The Q&A Archives: Drying Sunflowers

Question: I tried pressing sunflowers between 2 pieces of cardboard/paper (1 set had a hole cut to accommodate the large seed head). When I checked them I saw the seed heads were covered with mold and infested by worms and smaller bugs. How can I eliminate the mold and bugs when I try it again? My process was as follows: after I picked the flowers I shook them to get rid of any bugs and placed the stems in a cup of water (several hours) so the flowers wouldn't wilt. When I was ready to press them I cut the stem close to the plant and again shook them to get rid of any flies that may have lingered in the seed head.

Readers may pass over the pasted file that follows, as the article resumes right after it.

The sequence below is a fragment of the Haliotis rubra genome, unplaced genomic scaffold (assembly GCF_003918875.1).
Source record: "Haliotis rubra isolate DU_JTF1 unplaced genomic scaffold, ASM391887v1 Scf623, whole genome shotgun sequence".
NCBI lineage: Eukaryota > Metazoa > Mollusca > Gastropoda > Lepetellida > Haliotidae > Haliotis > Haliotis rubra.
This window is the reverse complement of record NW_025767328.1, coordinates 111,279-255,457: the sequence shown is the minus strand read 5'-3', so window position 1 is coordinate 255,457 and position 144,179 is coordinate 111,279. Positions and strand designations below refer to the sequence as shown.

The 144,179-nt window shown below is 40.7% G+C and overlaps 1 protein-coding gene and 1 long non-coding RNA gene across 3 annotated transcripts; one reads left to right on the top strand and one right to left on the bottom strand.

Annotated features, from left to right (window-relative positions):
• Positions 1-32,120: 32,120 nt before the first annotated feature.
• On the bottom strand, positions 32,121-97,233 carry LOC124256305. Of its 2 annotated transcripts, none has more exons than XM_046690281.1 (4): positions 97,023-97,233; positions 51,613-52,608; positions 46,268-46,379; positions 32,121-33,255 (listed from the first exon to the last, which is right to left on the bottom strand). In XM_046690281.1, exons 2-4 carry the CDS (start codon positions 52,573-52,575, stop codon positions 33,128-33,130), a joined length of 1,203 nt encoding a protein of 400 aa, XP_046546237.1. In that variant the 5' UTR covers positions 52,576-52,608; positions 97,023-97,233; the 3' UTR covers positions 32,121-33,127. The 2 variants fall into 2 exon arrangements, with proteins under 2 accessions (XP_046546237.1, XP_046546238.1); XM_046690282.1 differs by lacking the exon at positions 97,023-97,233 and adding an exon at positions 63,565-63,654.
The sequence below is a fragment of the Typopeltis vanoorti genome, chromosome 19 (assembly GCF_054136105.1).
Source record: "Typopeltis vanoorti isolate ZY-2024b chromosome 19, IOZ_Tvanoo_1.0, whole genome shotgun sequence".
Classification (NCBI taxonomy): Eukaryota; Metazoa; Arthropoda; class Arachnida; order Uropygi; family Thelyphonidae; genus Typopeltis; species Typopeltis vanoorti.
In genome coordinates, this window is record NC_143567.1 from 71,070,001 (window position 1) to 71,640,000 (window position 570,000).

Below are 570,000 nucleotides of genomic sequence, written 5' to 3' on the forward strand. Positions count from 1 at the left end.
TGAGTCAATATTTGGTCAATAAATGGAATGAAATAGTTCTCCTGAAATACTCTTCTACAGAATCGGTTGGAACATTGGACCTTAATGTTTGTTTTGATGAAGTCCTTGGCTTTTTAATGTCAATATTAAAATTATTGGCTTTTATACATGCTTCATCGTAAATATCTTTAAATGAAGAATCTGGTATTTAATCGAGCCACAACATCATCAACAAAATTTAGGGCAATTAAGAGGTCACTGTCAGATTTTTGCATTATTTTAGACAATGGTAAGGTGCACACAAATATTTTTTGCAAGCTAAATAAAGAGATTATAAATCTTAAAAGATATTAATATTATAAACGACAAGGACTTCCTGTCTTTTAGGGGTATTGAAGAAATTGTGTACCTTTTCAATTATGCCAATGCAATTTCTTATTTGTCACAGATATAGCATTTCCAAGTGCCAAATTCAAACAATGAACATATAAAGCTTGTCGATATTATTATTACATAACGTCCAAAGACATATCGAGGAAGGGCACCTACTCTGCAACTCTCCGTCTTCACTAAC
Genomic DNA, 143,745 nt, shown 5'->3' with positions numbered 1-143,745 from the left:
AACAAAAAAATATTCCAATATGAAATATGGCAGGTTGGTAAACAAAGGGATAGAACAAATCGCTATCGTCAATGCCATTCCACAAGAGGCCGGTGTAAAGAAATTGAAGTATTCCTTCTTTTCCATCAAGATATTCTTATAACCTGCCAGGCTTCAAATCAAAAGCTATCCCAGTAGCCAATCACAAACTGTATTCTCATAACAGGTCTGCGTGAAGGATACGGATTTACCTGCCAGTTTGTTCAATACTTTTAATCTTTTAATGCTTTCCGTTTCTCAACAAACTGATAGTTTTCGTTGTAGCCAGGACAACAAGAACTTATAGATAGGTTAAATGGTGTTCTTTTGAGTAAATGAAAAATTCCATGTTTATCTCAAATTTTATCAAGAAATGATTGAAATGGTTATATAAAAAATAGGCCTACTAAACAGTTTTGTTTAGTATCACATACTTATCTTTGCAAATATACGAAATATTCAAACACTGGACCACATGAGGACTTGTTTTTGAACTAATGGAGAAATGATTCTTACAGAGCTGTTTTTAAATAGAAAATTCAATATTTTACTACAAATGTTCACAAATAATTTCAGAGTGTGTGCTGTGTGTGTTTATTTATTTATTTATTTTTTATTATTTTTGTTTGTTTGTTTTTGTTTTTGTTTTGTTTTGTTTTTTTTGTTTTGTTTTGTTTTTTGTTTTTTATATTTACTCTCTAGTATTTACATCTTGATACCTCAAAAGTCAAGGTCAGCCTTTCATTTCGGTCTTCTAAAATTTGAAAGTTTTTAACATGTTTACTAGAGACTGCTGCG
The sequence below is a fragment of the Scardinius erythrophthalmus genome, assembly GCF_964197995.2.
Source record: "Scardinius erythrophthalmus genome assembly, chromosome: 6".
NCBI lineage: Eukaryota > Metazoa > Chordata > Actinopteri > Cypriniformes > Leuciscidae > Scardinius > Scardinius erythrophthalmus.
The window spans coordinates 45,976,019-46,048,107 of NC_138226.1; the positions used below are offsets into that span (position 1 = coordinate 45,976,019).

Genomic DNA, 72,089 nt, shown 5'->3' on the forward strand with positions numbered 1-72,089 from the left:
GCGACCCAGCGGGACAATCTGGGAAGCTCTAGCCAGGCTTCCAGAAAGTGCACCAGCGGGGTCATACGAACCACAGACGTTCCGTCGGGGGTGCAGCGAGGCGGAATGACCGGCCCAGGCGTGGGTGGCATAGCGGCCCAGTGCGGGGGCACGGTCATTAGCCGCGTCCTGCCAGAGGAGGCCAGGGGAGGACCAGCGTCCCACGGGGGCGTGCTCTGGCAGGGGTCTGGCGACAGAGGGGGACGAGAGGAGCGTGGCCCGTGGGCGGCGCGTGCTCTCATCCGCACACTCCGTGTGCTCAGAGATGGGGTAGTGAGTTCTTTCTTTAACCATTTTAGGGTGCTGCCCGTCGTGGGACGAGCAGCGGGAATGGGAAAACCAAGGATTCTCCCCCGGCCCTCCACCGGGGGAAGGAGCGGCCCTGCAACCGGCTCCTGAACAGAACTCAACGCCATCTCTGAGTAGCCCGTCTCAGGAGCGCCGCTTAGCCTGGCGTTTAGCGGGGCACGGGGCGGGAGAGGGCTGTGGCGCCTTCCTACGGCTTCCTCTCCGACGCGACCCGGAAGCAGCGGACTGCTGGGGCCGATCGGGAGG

Answer: You may not be successful in press-drying whole sunflower heads because of the tremendous amount of moisture they contain, not only in the tissues, but in the nuts that are encased in hard shells. To dry the heads so you can harvest the seeds, wait until the petals wilt and the backs of the heads turn from green to tan. Then cut from the plant and hang upside down until thoroughly dry. Rub two heads together to extract the seeds and then lay them out to dry until they're really crispy-dry. To preserve a sunflower for dried flower arrangements, you may want to try using silica gel (available in craft stores), placing a layer on the bottom of a large container, laying your sunflower on top and then sprinkling more silica gel on top. The chemical should draw out all the moisture, but you may have to replace it with fresh silica sometime during the process. To kill insect eggs, treat your dried flowers to a week-long stay in a sealed plastic bag with a mothball or two. When you remove the flowers, place them in an airy place to evaporate the mothball odor. Then store until you're ready to use them in arrangements. Commercially dried sunflower heads are dried at very low heat; the heat treatment kills any insect eggs that might be on or in the head.

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